"Pro-Life Message But Mixed Morality"
JUNO is the story of an offbeat, 16-year-old girl, played by Ellen Page, who must deal with the consequences of her unplanned teenage pregnancy.
When Juno tells her boyfriend Bleeker, played by Michael Cera, that she is pregnant, the high-school track star looks like he might run the other way. Instead, like a deer caught in headlights, he asks her what she is planning to do. Juno replies that she is going to have an abortion.
At an abortion clinic that does not require parental consent, Juno runs into a fellow high school student picketing the clinic. The young woman pleads with Juno that the baby already has a heartbeat and a brain, but no statistics will change Juno’s mind until the girl tells her that the baby already has fingernails. As Juno ponders her baby’s fingernails, she makes the decision to not go through with the abortion but instead to tell her parents, have the baby and give the child up for adoption.
With some research, Juno finds the perfect adoptive couple for the child, Vanessa and Mark, played by Jennifer Garner and Jason Bateman, respectively. Her child is an answer to their prayers for a little one. With some unexpected twists and surprises, Juno’s life is forever changed by the little pregnancy that begins as an accident and ends as a blessing.
Artistically, JUNO is a very solid movie. The script is fresh and engaging, the directing is simple and honest, and the performances are dynamic and heartfelt.
Morally, however, JUNO is not as solid. Although there is a strong pro-life message emphasizing the blessing of adoption, the movie contains mixed moral messages. From parents that don’t seem too distraught that their 16-year-old daughter is pregnant to a man leaving his wife so that he can “find himself,” from abortion clinics that do not require any form of parental consent for minors to an abundance of discussions about teenage sexuality, JUNO loses its heart in its worldview problems.
Teenage sexuality and teenage pregnancy are a problem in our hedonistic society where Hollywood promotes lifestyles that glorify immorality and sex without consequence. The filmmakers did, at least, show the consequences of such activities, and for that they should be commended. That said, the movie’s discussions of teenage sexuality as well as its worldview problems and strong foul language at times outweigh its pro-life message, so MOVIEGUIDE® recommends extreme caution.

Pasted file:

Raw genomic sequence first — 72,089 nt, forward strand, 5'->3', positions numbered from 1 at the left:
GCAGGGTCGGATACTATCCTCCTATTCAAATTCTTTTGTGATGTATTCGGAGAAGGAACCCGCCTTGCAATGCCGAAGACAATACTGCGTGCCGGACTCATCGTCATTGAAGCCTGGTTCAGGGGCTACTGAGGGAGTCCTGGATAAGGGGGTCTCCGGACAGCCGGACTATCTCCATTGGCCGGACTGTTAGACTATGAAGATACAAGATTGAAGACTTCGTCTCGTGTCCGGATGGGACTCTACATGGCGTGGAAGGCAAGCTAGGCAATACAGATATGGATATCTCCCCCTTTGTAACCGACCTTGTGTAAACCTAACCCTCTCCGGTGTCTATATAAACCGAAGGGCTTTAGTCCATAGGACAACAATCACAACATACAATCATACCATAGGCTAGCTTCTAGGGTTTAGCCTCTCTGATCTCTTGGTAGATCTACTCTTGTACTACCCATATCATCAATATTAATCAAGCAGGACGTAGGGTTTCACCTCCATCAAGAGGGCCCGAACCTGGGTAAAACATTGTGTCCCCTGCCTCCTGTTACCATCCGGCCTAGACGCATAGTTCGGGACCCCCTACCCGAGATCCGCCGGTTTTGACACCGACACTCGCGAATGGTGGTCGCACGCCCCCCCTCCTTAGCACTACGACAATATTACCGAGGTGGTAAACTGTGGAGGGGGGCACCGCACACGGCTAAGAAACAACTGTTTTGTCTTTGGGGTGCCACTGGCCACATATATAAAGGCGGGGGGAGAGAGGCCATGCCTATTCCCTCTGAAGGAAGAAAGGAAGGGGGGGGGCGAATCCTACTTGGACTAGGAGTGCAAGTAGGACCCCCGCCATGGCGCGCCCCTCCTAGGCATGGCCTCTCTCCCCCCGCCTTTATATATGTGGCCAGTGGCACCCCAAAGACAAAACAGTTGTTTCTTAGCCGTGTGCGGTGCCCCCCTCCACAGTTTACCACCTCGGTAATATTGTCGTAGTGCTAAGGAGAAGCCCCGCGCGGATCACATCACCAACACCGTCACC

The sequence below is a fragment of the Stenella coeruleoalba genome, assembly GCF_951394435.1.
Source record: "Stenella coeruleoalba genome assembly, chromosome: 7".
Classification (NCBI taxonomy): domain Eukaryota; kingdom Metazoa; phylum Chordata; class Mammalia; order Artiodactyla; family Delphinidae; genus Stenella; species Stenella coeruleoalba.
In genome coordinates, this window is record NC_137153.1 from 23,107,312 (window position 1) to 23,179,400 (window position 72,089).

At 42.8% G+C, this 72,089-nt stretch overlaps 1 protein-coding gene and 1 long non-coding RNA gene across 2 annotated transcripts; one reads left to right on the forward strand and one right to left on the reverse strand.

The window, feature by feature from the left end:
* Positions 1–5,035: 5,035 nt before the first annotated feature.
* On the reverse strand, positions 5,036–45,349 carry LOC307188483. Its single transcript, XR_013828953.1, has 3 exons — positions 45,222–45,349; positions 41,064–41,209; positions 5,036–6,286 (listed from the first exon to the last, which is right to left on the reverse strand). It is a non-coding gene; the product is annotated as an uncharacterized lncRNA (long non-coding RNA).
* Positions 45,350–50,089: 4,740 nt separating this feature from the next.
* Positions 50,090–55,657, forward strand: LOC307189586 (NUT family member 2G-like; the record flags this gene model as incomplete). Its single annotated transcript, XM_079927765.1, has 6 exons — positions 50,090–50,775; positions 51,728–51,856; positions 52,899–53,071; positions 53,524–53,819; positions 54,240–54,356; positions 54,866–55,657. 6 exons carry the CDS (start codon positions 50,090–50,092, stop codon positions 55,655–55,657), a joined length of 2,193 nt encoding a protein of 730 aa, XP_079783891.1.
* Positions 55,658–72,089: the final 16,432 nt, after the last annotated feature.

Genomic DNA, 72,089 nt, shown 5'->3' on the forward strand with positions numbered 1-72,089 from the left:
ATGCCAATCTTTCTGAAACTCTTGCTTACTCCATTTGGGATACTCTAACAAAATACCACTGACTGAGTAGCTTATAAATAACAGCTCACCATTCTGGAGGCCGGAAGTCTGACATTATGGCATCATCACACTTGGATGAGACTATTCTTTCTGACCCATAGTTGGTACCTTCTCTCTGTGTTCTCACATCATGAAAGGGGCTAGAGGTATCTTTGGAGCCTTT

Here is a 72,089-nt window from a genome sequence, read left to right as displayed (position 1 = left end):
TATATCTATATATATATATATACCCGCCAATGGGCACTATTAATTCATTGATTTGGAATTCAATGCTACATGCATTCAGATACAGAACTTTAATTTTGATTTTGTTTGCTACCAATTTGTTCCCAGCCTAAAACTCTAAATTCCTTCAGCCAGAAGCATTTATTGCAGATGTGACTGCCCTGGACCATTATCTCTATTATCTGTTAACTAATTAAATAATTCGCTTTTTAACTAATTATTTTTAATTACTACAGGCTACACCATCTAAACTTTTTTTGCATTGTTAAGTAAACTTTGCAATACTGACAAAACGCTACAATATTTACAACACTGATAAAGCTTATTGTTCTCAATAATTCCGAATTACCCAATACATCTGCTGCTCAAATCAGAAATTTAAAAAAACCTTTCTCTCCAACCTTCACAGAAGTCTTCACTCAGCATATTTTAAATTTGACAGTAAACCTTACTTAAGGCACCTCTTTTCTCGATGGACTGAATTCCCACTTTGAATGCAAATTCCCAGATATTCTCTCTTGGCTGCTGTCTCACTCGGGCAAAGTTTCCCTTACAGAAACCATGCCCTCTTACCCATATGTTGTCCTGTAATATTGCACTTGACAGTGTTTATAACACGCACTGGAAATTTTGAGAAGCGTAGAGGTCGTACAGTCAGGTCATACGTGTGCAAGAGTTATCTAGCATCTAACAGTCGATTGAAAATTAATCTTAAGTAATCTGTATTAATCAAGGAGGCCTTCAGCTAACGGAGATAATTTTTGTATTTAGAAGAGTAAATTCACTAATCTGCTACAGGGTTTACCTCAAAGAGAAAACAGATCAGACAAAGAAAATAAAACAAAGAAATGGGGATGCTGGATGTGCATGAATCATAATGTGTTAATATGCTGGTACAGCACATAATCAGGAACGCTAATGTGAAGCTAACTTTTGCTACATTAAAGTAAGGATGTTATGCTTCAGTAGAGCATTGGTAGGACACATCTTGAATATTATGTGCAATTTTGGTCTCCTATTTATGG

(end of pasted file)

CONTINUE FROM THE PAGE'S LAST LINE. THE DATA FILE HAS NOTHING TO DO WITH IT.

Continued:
(PaPa, Ro, BB, Ab, C, FR, Ho, LLL, SS, N, A, M) Mostly mixed strong pagan worldview with elements of Romanticism as love is seen as the ideal human experience along with some strong moral tones, including a pro-life message as pregnant teenager decides to have baby and give it up for adoption rather than have abortion, but also with some anti-biblical, immoral elements as man leaves his wife to pursue his “dreams,” some Christian references such as a baby being a “blessing from Jesus” and references to answered prayer, God, the miracle of childbirth, Moses and the Old Testament, plus two quick false religious references as girl has a Buddha light-switch and her name is from the Greek goddess who was the wife of Zeus, and one homosexual mention of “lezbos”; 25 obscenities, nine light profanities (Oh my God), and one obscene gesture; no violence; sexual content includes implied teenage fornication, a lot of dialogue and discussions of sex amongst “sexually-active” teenagers, public school teacher depicted putting condom on banana, girl enters abortion clinic (although it is not glorified and the girl leaves), secretary in abortion clinic tries to give teenage girl a boysenberry-flavored condom, teenagers kiss, and teenage girl giving birth depicted; upper male nudity of teenage boy and teenage girl’s legs shown as she takes off her underwear and pregnant teenager’s belly seen in medical exam; no alcohol use depicted but several discussions of underage drinking; no drug use depicted but parents wonder if daughter is taking hard drugs before she tells them she is pregnant; and, man abandons wife.
In JUNO, Ellen Page plays Juno, an offbeat 16-year-old who gets pregnant. When Juno tells her boyfriend, she says she is going to have an abortion. At the abortion clinic, she runs into a fellow student picketing the clinic who convinces her to give up the baby for adoption. Juno finds the perfect adoptive couple for the child, Vanessa and Mark, played by Jennifer Garner and Jason Bateman, respectively. Her child is an answer to their prayers. With some unexpected twists, Juno’s life is forever changed by the little pregnancy that begins as an accident and ends as a blessing.
Artistically, JUNO is a solid movie. The script is fresh and engaging, the directing simple and honest, and the performances dynamic and heartfelt. Morally, however, JUNO is not so solid. Although there is a strong pro-life message stressing the blessing of adoption, the movie contains mixed moral messages. For instance, at the end, a man abandons his wife to pursue his selfish “dreams.” Too often, therefore, the movie’s discussions of teenage sexuality as well as its other problems, including strong foul language, outweigh its pro-life message. Consequently, MOVIEGUIDE® recommends extreme caution.